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  • 02/23/2023 2:30 PM | Kathleen Avitt (Administrator)

    Legislative task force delivers tome on best-practices forest management


    Report identifies 16 steps for healthier public forests, at least one of which — limited logging — raises hackles and objections

    New Jersey needs to take 16 steps to best oversee and manage its forests to fight climate change, prevent fires and improve its ecosystems, according to a legislative task force.

    In making those recommendations Wednesday, the task force offered its 270-page report to better manage hundreds of thousands of acres of publicly owned forested lands in New Jersey, with much of the focus on whether those practices ought to allow limited logging.

    There appeared to be a somewhat broad consensus among the nearly 50 organizations participating in the process on a number of recommendations, including calling on the Legislature to come up with a new source of funding to hire staff at the Department of Environmental Protection to implement its findings.

    The suggested actions urged the DEP to conduct statewide planning and mapping for forested public lands and to begin a formal rulemaking process to develop a forest management plan that land.

    Fewer bucks and does

    More daunting, the recommendations urge the DEP to look at ways to reduce deer density in New Jersey, which include additional hunting, and to take more aggressive actions to reduce the growth of invasive species.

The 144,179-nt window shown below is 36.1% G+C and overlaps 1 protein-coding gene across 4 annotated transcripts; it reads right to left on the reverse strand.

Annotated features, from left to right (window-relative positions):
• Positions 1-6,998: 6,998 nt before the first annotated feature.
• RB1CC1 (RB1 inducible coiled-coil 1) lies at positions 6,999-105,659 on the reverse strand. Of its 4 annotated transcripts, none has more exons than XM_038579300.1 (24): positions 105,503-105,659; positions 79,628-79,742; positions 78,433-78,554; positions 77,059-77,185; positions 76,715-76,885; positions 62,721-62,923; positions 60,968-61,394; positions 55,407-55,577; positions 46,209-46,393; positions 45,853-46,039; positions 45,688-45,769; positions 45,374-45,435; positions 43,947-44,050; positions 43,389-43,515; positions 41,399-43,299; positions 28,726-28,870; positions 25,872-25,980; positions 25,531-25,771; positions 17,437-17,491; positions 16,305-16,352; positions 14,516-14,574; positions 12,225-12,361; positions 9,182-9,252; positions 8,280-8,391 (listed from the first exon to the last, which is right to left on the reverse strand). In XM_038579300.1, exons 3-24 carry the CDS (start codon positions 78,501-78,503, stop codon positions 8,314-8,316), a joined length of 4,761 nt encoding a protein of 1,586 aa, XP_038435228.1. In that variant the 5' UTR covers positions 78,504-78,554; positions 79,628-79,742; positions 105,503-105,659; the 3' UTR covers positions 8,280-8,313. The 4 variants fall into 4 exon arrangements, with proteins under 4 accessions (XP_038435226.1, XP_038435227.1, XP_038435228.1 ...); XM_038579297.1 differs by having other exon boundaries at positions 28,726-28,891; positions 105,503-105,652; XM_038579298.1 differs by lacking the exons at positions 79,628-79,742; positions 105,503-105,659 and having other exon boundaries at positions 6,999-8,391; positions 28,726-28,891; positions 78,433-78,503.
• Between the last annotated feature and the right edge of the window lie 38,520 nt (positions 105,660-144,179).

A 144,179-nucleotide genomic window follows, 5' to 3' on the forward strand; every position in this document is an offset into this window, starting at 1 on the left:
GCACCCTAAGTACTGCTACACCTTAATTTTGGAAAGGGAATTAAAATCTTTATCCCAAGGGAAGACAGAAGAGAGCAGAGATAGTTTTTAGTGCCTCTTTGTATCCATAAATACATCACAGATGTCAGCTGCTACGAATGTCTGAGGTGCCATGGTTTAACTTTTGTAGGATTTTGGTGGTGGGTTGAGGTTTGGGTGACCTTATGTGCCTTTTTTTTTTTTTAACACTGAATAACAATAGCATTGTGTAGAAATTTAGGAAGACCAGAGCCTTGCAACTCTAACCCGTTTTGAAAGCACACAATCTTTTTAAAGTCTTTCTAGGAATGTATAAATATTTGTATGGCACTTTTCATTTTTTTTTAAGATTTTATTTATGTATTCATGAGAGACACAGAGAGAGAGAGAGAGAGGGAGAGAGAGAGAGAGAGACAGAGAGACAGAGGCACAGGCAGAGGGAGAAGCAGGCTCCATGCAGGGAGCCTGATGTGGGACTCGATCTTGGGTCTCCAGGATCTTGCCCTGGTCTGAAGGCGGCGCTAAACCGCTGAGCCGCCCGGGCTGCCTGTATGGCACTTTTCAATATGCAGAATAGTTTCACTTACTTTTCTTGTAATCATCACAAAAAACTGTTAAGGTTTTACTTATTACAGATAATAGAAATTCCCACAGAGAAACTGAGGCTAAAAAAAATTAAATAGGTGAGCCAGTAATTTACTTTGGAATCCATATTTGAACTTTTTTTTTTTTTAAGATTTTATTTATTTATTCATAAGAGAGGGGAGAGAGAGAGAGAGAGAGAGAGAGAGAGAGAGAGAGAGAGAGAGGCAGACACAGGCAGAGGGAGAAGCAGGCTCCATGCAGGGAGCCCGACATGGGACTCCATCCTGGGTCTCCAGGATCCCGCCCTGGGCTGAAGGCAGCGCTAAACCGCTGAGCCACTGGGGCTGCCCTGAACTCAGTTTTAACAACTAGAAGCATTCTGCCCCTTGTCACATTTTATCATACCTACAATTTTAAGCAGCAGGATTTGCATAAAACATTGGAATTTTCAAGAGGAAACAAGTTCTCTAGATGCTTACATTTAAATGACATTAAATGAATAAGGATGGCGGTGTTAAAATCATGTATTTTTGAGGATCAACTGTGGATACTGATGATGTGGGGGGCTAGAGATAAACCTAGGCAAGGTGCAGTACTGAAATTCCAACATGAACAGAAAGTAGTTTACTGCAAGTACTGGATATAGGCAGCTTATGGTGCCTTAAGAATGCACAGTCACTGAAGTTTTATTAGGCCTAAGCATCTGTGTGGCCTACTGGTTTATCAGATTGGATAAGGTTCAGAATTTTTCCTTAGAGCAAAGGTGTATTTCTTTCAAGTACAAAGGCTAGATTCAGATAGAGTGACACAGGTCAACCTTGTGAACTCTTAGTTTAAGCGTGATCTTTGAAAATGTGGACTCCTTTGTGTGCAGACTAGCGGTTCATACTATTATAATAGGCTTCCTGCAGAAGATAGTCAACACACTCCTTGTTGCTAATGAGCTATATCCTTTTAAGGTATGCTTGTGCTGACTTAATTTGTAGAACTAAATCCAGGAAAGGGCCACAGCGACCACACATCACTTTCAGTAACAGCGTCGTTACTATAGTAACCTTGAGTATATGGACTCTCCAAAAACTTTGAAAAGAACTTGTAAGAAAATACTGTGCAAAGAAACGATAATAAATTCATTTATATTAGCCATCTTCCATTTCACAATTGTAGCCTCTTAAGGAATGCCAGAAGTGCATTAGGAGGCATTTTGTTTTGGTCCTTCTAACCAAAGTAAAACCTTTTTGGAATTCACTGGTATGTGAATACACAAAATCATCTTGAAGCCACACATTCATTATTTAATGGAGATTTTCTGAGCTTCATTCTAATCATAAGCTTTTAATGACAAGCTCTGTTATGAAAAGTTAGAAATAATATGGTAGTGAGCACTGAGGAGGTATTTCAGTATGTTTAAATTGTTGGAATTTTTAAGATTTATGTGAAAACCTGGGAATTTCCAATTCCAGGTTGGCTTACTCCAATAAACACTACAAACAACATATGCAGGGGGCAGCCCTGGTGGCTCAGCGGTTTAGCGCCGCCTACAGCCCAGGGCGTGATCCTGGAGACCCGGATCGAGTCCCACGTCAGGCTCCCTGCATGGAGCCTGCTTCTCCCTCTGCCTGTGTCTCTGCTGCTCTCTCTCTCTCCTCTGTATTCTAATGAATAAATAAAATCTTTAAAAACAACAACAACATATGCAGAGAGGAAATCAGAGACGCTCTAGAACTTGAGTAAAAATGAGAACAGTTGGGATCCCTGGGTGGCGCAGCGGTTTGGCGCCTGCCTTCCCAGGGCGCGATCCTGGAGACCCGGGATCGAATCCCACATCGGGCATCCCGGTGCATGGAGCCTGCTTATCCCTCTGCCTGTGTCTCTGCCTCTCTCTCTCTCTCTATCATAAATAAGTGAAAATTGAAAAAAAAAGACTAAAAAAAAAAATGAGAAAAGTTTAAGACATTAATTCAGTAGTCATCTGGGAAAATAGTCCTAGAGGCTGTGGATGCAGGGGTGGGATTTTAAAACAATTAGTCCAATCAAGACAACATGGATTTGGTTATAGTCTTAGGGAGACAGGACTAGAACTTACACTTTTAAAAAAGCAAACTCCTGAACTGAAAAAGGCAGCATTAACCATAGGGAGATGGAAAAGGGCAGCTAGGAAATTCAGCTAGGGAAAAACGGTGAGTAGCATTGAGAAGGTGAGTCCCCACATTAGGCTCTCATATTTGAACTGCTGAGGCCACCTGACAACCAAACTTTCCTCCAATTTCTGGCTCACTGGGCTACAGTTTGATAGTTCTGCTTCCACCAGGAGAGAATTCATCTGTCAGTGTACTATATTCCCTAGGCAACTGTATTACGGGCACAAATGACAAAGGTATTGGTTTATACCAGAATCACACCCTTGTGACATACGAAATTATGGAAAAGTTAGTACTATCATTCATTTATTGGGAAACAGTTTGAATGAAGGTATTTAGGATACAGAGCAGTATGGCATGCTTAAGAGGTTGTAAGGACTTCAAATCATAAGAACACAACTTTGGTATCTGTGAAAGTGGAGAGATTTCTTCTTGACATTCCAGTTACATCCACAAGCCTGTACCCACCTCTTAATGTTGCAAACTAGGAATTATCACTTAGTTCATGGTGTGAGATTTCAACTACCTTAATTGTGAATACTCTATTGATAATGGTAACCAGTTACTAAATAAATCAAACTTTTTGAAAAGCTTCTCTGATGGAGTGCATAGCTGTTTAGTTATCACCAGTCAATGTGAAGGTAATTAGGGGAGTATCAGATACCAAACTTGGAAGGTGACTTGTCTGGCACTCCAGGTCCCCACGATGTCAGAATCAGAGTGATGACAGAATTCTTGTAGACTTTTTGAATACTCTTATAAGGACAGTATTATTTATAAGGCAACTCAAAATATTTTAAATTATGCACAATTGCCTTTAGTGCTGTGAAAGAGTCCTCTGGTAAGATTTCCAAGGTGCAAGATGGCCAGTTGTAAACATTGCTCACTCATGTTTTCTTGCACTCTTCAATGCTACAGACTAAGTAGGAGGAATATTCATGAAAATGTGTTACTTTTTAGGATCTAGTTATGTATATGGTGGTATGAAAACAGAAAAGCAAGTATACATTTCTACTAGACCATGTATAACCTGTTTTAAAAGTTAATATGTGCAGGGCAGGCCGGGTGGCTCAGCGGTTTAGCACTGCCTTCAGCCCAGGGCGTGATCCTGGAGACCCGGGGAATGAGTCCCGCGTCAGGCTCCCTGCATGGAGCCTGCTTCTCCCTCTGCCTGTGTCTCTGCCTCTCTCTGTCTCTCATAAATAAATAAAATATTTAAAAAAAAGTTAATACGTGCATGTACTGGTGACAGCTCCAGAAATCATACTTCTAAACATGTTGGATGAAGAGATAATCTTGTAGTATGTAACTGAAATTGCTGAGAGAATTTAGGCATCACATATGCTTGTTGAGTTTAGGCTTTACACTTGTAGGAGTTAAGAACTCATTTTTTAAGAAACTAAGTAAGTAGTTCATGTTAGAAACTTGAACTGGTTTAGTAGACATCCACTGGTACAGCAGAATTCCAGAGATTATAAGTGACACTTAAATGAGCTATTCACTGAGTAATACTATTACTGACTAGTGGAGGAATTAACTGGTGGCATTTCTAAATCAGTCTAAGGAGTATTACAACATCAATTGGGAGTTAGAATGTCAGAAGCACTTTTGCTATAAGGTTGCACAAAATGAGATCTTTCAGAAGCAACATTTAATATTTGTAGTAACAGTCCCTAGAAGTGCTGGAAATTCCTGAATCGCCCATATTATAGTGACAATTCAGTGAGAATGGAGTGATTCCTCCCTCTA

The most controversial action would allow what the report termed “tree cutting” or “limited logging” in some cases to meet the ecological objectives of a healthy forest. The issue of logging continues to emerge as a contentious one, with several organizations arguing there is no basis for doing so.

    Speaking near the end of the hearing before two legislative committees, Elliott Ruga, policy director for the Highlands Coalition, called claims of “ecological health’’ to justify logging spurious.

    “The disturbances of mechanized timbering and the removal of felled timber — including the need for new access roads — causes impacts, often devastating, to sensitive ecological components of the forest that must be weighed against any ecological goal,’’ Ruga told lawmakers.

    “We should not be logging the mature forests of North Jersey,’’ added Sara Webb, a forest ecologist and professor emeritus of biology and environmental sciences at Drew University, saying the thinning of trees makes it difficult to grow new trees because of deer overpopulation and invasive species.

    But Sen. Bob Smith, who appointed the four co-chairs of the task force, asked, “Is this a real problem?’’ Smith (D-Middlesex) said he already has asked the DEP for that information. “How much of the actual state was clear-cut in 2021? In 2022?’’

    What price better stewardship?

     Smith also wanted to know how much will it cost the state to improve its stewardship of public forests. The task force did not provide an estimate, suggesting the DEP would be better suited to answer that question, according to co-chair Tom Gilbert.

    “If adequately funded and implemented through legislation and rulemaking, these recommendations will result in significant steps in better protecting and stewarding our public forests lands,’’ Gilbert said.